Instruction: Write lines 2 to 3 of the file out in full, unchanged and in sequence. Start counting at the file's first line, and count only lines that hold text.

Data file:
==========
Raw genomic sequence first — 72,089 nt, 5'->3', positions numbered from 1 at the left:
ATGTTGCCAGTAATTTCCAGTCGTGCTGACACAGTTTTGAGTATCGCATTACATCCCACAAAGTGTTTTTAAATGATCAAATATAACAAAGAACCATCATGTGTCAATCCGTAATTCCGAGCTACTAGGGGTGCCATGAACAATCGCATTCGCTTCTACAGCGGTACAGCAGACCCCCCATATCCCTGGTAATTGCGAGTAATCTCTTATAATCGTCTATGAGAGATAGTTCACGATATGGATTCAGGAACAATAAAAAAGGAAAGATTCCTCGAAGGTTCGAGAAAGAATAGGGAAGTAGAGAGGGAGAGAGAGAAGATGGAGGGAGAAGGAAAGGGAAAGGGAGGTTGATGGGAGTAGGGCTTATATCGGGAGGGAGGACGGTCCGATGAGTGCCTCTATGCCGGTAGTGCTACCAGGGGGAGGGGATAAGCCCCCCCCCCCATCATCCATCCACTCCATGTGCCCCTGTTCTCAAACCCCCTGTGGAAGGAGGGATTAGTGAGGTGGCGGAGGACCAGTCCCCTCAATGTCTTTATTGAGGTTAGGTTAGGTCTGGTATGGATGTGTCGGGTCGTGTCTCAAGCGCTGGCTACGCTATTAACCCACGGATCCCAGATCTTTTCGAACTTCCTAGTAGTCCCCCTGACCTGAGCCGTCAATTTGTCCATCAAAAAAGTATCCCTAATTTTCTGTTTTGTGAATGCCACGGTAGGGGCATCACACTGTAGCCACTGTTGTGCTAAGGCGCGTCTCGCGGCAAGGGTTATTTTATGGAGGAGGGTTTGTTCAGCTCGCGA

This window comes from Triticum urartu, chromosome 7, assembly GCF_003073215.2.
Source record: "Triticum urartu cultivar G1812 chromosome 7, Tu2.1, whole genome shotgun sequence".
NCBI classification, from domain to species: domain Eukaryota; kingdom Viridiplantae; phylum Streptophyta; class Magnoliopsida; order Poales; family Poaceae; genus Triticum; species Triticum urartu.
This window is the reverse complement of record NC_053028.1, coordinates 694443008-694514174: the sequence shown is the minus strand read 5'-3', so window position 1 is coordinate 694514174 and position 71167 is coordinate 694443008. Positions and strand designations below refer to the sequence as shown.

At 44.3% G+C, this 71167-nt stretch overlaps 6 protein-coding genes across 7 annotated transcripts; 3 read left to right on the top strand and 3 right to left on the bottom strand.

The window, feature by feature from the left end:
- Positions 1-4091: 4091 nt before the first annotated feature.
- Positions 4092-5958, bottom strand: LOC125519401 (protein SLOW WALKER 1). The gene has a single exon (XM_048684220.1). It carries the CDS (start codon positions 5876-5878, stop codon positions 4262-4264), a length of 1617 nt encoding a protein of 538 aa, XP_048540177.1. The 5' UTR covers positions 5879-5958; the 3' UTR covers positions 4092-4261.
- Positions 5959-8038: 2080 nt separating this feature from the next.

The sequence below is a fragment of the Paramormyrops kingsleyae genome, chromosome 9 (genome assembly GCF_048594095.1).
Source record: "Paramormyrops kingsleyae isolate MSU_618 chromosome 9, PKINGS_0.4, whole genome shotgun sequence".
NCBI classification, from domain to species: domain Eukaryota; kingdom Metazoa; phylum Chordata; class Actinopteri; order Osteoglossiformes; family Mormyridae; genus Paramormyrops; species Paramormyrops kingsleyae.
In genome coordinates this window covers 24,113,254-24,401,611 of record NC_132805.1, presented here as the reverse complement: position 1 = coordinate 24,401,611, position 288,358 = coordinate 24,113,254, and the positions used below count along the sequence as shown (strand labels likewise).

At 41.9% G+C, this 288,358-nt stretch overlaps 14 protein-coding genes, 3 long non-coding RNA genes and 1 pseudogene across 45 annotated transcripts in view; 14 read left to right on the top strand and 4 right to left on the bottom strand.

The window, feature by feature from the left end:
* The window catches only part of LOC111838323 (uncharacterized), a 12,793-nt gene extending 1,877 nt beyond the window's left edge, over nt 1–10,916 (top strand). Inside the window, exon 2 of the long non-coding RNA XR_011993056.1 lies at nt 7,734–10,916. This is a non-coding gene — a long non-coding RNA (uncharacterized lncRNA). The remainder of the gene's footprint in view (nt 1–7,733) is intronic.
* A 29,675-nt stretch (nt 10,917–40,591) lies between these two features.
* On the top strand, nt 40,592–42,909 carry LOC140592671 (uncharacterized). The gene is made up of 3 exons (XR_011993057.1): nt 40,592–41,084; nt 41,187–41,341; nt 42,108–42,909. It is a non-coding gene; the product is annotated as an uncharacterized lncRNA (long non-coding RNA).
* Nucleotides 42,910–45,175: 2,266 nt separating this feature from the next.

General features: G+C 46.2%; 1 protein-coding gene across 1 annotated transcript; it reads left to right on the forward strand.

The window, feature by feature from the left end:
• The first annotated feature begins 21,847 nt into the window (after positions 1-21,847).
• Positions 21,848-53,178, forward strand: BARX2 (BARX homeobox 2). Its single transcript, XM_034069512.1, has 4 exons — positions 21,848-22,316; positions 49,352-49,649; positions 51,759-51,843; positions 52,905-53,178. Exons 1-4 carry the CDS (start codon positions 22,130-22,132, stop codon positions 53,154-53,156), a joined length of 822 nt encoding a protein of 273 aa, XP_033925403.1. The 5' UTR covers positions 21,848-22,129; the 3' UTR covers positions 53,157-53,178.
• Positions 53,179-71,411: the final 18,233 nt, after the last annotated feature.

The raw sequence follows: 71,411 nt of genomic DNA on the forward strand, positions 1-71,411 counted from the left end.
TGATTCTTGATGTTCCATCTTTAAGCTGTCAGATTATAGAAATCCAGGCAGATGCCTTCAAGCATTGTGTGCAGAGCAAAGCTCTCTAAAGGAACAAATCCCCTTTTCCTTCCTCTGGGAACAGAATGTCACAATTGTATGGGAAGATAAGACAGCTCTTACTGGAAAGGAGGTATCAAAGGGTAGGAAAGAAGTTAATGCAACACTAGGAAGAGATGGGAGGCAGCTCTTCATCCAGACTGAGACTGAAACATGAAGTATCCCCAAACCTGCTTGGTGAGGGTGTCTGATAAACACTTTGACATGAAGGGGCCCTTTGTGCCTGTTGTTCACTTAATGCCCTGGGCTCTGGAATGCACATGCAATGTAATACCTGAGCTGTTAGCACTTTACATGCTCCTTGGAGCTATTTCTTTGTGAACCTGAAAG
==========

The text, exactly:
ATGTTGCCAGTAATTTCCAGTCGTGCTGACACAGTTTTGAGTATCGCATTACATCCCACAAAGTGTTTTTAAATGATCAAATATAACAAAGAACCATCATGTGTCAATCCGTAATTCCGAGCTACTAGGGGTGCCATGAACAATCGCATTCGCTTCTACAGCGGTACAGCAGACCCCCCATATCCCTGGTAATTGCGAGTAATCTCTTATAATCGTCTATGAGAGATAGTTCACGATATGGATTCAGGAACAATAAAAAAGGAAAGATTCCTCGAAGGTTCGAGAAAGAATAGGGAAGTAGAGAGGGAGAGAGAGAAGATGGAGGGAGAAGGAAAGGGAAAGGGAGGTTGATGGGAGTAGGGCTTATATCGGGAGGGAGGACGGTCCGATGAGTGCCTCTATGCCGGTAGTGCTACCAGGGGGAGGGGATAAGCCCCCCCCCCCATCATCCATCCACTCCATGTGCCCCTGTTCTCAAACCCCCTGTGGAAGGAGGGATTAGTGAGGTGGCGGAGGACCAGTCCCCTCAATGTCTTTATTGAGGTTAGGTTAGGTCTGGTATGGATGTGTCGGGTCGTGTCTCAAGCGCTGGCTACGCTATTAACCCACGGATCCCAGATCTTTTCGAACTTCCTAGTAGTCCCCCTGACCTGAGCCGTCAATTTGTCCATCAAAAAAGTATCCCTAATTTTCTGTTTTGTGAATGCCACGGTAGGGGCATCACACTGTAGCCACTGTTGTGCTAAGGCGCGTCTCGCGGCAAGGGTTATTTTATGGAGGAGGGTTTGTTCAGCTCGCGA

This window comes from Triticum urartu, chromosome 7, assembly GCF_003073215.2.